One of the common questions

people have after they’ve worked on or in hospitals and healthcare facilities for a while is “Which ASHE certification should I get?” It’s a valid question. That said, there are two underlying assumptions and a career question that also need to be understood before answering the question.


  • The credential issuing body is valid

  • Certifications are useful in fowarding a career

  • You understand the expectations you have and the direction you want to take your career





The American Society for Healthcare Engineering, or ASHE, is the largest and most recognized association for healthcare facility professionals.  “With more than 12,000 members, ASHE is the largest association devoted to professionals who design, build, maintain, and operate hospitals and other health care facilities. ASHE members include health care facility managers, engineers, architects, designers, constructors, infection control specialists, and others.”  ASHE seeks to provide direction, training, and standardization of best practices for facility managers, designers, and constructors.  These practices are geared toward code compliance and maintaining the best environments for patients and visitors of healthcare facilities.  As they claim “ASHE is committed to our members, the facilities they build and maintain, and the patients they serve.”



Choosing to acquire either the Certified Health Facility Manager (CHFM) or Certified Healthcare Constructor (CHC) certification is an aspiration worth pursuing.  It will create opportunities for career advancement and denotes a stability and competency that healthcare organizations often demand.  Part of this is associated with the issuing body (ASHE) being a sub-group of the American Hospital Association (AHA), and part of the prestige is due to the requirements being strict enough that not everybody can pay some money and walk out with the certification.  Before being able to take the test one must demonstrate 5-10 years of healthcare facility or construction experience, with a college degree reducing the time of direct experience needed.

I have searched for information detailing how the CHFM or CHC credentials affect one’s career and have discovered that there’s really not a whole lot of information out there beyond two surveys done by Health Facility Manager Magazine.  The survey I initially became acquainted with was their 2012  Salary Survey, which was updated in 2015.  Both articles are excellent reading and offer great insight to the healthcare facility world.  The most exciting news for those seeking certifications is found on page 3 of the 2015 survey, where it outlines that credential holders are payed up to 25% more than non-credential holders, and that credential holders are preferred when it comes to making hiring decisions.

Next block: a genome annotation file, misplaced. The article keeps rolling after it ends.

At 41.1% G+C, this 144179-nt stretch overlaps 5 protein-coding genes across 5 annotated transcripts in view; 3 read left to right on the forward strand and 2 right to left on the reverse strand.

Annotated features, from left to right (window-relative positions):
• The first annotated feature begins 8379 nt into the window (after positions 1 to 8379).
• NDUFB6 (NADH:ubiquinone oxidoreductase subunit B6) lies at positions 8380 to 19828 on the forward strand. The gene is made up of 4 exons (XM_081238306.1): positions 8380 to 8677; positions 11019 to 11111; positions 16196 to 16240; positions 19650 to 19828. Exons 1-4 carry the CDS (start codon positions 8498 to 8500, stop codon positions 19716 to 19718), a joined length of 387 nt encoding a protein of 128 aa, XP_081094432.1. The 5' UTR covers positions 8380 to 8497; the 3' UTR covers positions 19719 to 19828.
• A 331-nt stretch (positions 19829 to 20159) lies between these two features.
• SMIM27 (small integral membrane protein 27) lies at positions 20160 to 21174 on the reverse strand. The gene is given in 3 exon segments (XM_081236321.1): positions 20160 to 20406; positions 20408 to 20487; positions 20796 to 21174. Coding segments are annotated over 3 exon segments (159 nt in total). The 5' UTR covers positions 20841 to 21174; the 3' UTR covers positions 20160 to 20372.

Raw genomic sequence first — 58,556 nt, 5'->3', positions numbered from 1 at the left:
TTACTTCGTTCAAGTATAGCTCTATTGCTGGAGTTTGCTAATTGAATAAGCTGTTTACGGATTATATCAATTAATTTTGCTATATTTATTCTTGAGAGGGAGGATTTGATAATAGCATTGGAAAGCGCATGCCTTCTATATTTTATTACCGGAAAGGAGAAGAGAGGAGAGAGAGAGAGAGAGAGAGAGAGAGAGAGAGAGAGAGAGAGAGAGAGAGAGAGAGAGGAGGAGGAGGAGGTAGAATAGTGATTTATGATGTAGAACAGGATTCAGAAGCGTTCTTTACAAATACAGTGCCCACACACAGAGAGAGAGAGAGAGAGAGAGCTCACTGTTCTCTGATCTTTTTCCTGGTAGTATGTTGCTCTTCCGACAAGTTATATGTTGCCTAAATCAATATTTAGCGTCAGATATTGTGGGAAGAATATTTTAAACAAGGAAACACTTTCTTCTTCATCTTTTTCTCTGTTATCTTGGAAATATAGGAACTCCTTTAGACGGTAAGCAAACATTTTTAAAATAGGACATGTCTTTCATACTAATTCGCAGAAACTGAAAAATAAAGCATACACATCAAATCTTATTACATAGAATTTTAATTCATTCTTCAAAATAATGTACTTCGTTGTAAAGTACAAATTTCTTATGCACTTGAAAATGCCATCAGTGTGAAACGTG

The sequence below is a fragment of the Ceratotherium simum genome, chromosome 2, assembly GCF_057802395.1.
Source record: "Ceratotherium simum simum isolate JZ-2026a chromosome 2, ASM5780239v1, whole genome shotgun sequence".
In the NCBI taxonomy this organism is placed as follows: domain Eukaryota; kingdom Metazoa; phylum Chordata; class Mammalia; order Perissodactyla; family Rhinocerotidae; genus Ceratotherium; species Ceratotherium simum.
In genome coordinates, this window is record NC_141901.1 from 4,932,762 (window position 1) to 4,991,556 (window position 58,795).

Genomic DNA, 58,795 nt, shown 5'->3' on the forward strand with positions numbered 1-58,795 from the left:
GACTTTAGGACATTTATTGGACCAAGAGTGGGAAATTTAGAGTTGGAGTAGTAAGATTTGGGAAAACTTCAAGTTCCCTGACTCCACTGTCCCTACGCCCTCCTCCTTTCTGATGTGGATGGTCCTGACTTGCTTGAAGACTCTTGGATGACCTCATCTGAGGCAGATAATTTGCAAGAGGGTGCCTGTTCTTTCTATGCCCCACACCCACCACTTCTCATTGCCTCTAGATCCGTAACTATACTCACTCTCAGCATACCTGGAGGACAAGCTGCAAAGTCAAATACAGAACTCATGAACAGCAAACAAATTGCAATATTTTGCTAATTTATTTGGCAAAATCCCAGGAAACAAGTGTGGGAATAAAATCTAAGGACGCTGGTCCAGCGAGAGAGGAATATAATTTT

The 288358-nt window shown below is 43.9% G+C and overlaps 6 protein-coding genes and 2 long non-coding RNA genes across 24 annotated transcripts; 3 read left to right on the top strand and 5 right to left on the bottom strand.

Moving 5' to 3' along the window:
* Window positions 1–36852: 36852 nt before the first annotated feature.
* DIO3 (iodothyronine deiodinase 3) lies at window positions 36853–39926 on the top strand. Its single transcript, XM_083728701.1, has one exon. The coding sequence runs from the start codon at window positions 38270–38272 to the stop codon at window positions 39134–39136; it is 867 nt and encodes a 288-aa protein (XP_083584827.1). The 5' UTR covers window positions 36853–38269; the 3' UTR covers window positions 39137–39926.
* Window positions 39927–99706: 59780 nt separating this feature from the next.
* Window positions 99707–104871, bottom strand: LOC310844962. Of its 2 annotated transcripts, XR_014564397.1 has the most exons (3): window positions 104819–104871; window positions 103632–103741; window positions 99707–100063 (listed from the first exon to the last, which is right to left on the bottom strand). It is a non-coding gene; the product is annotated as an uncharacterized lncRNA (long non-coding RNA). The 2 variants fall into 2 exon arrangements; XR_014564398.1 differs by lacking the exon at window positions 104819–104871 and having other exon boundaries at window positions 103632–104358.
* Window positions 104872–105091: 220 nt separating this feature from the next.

Personally, I saw the benefits of the certification when shortly after I passed my CHC credential exam I received a 20% raise and a promotion.


The third variable when deciding which ASHE certification to pursue is yourself and your career and life aspirations.  Healthcare contractors can be very well compensated, but frequently have a greater instability than facility managers do.  Facility managers can be well compensated, but generally have more stability than contractors.  Your desires and interests all play a role in the best path for you.




So, back to the first question: “Which ASHE certification should I get?”  It really depends on you and your chosen career path. Facility Managers (CHFM) and hospital constructors (CHC) both have challenging and rewarding careers.  The facility manager career track is typically very stable and suited to someone who likes a routine and going to the same place to work every day.  The healthcare constructor career track can be more variable and offers something new every day, but this newness may require traveling to different construction sites as construction projects inevitably come to an end.  Ultimately, the knowledge required for the CHFM and CHC certifications has a high degree of overlap.  As I looked for practice exams, study guides, and materials to study for the CHC exam, much of what I studied was CHFM material. Either credential is likely preferred for open management positions dealing directly with healthcare facilities.  However, having the CHC credential will give you more confidence in applying for project type positions, while the CHFM credential will give you more confidence in  applying for operations type positions.